Are Animals Capable Of Fashion?

Author: ethang5 ,

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  • ethang5
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    Does true fashion require sentience?

    Can things not part of an animals body, like the style of its nest or the dam of a beaver be considered fashion?

    If not, then how come the home of a human can be considered fashion? What's the difference?
  • secularmerlin
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    --> @ethang5
    I'm sorry no one replied I think this is a relatively interesting topic.
  • ethang5
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    --> @secularmerlin
    Don't waste your apologies. I have never had a no reply post in more than 10 years.

    Those who think it interesting will find it.

  • secularmerlin
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    --> @ethang5
    I think it's interesting.
  • ethang5
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    I meant those who would find it interesting enough to comment saying something related to the OP.
  • secularmerlin
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    --> @ethang5
    Fashion is defined in part as a popular trend, especially in styles of dress and ornament or manners of behavior.

    Beaver have been building their damns the same way for thousands of years. I would call that a very popular very enduring trend. Koko the gorilla was very interested in her appearance by all accounts. Many animals put on displays or make homes designed to impress mates.

    Yeah, I'd say animals are capable of fashion after a fashion.
  • ethang5
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    --> @secularmerlin
    Beaver have been building their damns the same way for thousands of years.
    Only in general. Each dam is a little different. And beaver experts can look at a cross-section of a dam and tell you to within 50 years when it was built. Perhaps some of those minor changes could be left up to the beaver's personal taste.

    Fashion is defined in part as a popular trend, especially in styles of dress and ornament or manners of behavior.
    Fashion can also be the the eclectic taste of an eccentric individual. Your definition precludes that. And that is more how I meant "fashion" Than as a "popular trend" among animals.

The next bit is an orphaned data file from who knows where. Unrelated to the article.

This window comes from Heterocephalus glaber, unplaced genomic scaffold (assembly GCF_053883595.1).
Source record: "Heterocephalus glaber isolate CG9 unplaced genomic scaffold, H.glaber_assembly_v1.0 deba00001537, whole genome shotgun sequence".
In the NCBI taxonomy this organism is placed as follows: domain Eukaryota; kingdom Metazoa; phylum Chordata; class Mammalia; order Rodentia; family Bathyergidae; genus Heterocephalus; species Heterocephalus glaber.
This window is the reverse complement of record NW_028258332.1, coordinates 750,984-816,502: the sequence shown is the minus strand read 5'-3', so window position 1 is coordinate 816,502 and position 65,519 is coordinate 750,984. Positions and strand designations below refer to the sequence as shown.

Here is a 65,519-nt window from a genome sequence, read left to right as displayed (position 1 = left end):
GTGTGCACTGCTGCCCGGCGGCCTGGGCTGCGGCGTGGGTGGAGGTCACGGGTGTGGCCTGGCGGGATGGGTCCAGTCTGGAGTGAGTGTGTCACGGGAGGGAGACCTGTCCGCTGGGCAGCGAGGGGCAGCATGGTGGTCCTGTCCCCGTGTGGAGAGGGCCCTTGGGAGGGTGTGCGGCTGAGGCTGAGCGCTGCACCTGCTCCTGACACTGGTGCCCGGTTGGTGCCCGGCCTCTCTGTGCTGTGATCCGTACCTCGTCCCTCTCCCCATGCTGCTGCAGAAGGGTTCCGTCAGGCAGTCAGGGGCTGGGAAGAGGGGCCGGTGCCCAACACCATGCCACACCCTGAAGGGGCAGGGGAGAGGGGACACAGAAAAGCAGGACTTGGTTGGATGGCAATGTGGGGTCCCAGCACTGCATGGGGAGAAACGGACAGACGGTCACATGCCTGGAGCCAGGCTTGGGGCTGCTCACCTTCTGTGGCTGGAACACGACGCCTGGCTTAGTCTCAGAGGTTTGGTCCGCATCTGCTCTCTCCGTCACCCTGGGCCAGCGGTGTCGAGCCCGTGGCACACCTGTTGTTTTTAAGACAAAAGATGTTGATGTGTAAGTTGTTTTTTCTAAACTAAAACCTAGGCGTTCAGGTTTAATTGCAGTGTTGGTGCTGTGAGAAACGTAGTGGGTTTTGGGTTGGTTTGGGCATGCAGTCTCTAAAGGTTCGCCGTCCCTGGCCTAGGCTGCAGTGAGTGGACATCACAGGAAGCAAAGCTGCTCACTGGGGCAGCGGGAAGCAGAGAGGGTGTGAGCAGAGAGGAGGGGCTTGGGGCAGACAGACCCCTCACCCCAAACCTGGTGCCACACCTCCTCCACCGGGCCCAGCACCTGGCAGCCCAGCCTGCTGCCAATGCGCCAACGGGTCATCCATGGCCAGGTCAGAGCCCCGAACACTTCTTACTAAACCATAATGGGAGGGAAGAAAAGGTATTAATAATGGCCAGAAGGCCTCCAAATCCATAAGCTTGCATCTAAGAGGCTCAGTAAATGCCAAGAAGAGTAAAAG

Koko the gorilla was very interested in her appearance by all accounts. Many animals put on displays or make homes designed to impress mates.
    But can that be truly considered "fashion" under either of our definitions?

    ....capable of fashion after a fashion.
    Nice pun if you intended it.
  • secularmerlin
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    --> @ethang5
    Nice pun if you intended it.
    I did thanks for noticing.

    Only in general. Each dam is a little different. And beaver experts can look at a cross-section of a dam and tell you to within 50 years when it was built. Perhaps some of those minor changes could be left up to the beaver's personal taste.
    That is fascinating. Do you have a link?
    Fashion can also be the the eclectic taste of an eccentric individual. Your definition precludes that. And that is more how I meant "fashion" Than as a "popular trend" among animals.
    It's not my definition it's according to Google definitions. I think we can use your preferred definition since this is your thread.
    Koko the gorilla was very interested in her appearance by all accounts. Many animals put on displays or make homes designed to impress mates.
    But can that be truly considered "fashion" under either of our definitions?
    I think at least the koko example counts.
  • ethang5
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    --> @secularmerlin
    I'd have to read up on it, but couldn't she have been mimicking her handlers, meaning just as little as a parrot mimicking a phrase?
  • secularmerlin
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    --> @ethang5
    It's hard to be certain. I know she used the sign for queen sometimes when referencing herself despite the fact that her trainers rarely used that sign. Do you think koko was self aware? I would think so but it is beyond my epistemological limits to say for certain.

  • SupaDudz
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    No. There brains are destined for survival and not as complex as the human. Therefore they don't think much about fashion at all. Even dolphins, who are sometimes smarter than humans, don't or don't show the ability to know about fashion
  • ethang5
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    What then about SecMer's idea of Koko? Are you fimiliar with her story?




72 days later

  • Analgesic.Spectre
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    --> @ethang5
    This is actually an interesting and worthwhile question to ask, one of which I wouldn't normally expect of you, Ethan, making it all the more pleasing to see.

    My guess (and I do mean guess) is that they are, but perhaps to a smaller degree than humans, due to social complexities being lesser in non-human animals. I think fashion is determined by in/out-group status, and thus animals, given that they also have these group selection mechanisms, would also be capable of fashion.

  • Mharman
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    Green is very trendy in the insect world right now.

15 days later

  • SupaDudz
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    Animals are not meant to be domesticated, they are meant for the wild savaging on the prey. They should not wear clothes period.
  • SupaDudz
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    --> @Mharman
    That's hoooot